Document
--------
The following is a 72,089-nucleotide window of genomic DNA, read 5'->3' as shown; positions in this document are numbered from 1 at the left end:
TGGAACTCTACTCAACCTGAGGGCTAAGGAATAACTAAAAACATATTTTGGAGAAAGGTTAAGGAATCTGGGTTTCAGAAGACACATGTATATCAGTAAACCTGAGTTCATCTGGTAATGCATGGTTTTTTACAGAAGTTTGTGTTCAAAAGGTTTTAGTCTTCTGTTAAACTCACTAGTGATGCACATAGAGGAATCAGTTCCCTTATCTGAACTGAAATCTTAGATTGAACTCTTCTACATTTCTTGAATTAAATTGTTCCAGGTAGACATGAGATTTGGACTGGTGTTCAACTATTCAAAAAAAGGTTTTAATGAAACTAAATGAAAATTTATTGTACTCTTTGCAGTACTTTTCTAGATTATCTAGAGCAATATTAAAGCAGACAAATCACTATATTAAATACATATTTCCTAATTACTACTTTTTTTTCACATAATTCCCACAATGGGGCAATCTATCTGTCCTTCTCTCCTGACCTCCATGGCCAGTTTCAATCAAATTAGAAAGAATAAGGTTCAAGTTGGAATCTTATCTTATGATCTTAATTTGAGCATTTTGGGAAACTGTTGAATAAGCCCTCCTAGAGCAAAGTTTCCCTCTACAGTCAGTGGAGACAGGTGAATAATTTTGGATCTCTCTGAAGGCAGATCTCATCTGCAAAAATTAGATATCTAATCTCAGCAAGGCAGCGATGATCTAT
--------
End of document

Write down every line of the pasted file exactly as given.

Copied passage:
The following is a 72,089-nucleotide window of genomic DNA, read 5'->3' as shown; positions in this document are numbered from 1 at the left end:
TGGAACTCTACTCAACCTGAGGGCTAAGGAATAACTAAAAACATATTTTGGAGAAAGGTTAAGGAATCTGGGTTTCAGAAGACACATGTATATCAGTAAACCTGAGTTCATCTGGTAATGCATGGTTTTTTACAGAAGTTTGTGTTCAAAAGGTTTTAGTCTTCTGTTAAACTCACTAGTGATGCACATAGAGGAATCAGTTCCCTTATCTGAACTGAAATCTTAGATTGAACTCTTCTACATTTCTTGAATTAAATTGTTCCAGGTAGACATGAGATTTGGACTGGTGTTCAACTATTCAAAAAAAGGTTTTAATGAAACTAAATGAAAATTTATTGTACTCTTTGCAGTACTTTTCTAGATTATCTAGAGCAATATTAAAGCAGACAAATCACTATATTAAATACATATTTCCTAATTACTACTTTTTTTTCACATAATTCCCACAATGGGGCAATCTATCTGTCCTTCTCTCCTGACCTCCATGGCCAGTTTCAATCAAATTAGAAAGAATAAGGTTCAAGTTGGAATCTTATCTTATGATCTTAATTTGAGCATTTTGGGAAACTGTTGAATAAGCCCTCCTAGAGCAAAGTTTCCCTCTACAGTCAGTGGAGACAGGTGAATAATTTTGGATCTCTCTGAAGGCAGATCTCATCTGCAAAAATTAGATATCTAATCTCAGCAAGGCAGCGATGATCTAT